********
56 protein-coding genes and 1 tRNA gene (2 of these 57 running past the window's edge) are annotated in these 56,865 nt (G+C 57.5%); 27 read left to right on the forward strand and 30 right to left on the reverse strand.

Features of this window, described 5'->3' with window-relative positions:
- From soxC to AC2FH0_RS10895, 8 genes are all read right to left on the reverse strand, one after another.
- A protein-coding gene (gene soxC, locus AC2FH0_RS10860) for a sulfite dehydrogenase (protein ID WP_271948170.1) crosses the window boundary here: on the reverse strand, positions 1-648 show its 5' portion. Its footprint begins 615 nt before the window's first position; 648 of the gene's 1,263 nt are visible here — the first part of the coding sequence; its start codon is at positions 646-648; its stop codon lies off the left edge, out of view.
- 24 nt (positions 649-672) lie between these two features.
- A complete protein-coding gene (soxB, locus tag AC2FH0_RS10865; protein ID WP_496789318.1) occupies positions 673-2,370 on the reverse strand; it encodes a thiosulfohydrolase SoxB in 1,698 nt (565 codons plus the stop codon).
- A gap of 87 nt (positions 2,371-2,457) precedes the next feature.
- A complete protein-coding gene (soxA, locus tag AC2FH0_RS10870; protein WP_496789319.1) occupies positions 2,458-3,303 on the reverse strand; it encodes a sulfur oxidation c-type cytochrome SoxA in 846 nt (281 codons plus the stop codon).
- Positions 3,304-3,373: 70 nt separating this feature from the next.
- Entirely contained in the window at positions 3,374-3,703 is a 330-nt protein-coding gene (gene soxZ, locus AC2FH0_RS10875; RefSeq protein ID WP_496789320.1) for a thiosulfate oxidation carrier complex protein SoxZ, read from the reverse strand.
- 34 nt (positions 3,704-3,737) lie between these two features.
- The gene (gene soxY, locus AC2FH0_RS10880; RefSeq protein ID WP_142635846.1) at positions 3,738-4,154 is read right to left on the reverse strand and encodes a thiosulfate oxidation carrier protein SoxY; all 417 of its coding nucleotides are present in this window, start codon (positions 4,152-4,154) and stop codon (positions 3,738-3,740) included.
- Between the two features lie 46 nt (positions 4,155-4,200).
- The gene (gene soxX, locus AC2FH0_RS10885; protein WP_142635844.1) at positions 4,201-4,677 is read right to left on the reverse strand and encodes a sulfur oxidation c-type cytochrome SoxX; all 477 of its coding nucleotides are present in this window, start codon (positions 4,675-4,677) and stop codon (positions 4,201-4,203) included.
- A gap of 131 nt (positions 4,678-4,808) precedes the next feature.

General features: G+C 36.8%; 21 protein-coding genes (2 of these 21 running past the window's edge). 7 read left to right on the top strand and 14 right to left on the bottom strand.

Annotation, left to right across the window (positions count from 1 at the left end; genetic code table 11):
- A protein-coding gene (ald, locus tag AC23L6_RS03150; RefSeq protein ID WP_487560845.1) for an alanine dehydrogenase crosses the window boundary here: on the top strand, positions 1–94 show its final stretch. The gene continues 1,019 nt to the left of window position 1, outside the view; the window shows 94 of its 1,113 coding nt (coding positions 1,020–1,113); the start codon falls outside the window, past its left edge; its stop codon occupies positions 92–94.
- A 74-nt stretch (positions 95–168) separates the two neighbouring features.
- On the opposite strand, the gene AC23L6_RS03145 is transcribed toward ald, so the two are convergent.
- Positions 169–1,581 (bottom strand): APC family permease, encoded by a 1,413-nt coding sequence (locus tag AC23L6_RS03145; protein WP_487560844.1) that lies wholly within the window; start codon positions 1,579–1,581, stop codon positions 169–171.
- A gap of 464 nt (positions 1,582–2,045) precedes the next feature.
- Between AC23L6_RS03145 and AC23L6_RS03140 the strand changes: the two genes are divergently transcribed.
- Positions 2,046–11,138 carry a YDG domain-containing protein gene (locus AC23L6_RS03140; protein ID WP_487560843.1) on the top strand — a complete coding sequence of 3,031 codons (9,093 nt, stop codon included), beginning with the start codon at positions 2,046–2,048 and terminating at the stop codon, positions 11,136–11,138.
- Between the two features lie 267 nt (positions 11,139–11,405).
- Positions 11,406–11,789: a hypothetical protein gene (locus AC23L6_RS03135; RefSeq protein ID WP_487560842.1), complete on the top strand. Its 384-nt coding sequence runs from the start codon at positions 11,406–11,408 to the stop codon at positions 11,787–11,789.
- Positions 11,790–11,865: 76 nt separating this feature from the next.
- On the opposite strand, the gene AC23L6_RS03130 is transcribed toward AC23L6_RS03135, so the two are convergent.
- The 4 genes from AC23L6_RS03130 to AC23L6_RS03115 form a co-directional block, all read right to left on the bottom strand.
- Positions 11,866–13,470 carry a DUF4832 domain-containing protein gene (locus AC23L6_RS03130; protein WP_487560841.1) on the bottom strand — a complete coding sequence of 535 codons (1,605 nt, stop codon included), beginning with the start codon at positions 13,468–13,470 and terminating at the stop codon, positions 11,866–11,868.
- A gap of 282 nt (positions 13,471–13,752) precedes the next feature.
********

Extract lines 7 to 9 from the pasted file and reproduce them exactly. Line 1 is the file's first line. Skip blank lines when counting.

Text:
- A gap of 87 nt (positions 2,371-2,457) precedes the next feature.
- A complete protein-coding gene (soxA, locus tag AC2FH0_RS10870; protein WP_496789319.1) occupies positions 2,458-3,303 on the reverse strand; it encodes a sulfur oxidation c-type cytochrome SoxA in 846 nt (281 codons plus the stop codon).
- Positions 3,304-3,373: 70 nt separating this feature from the next.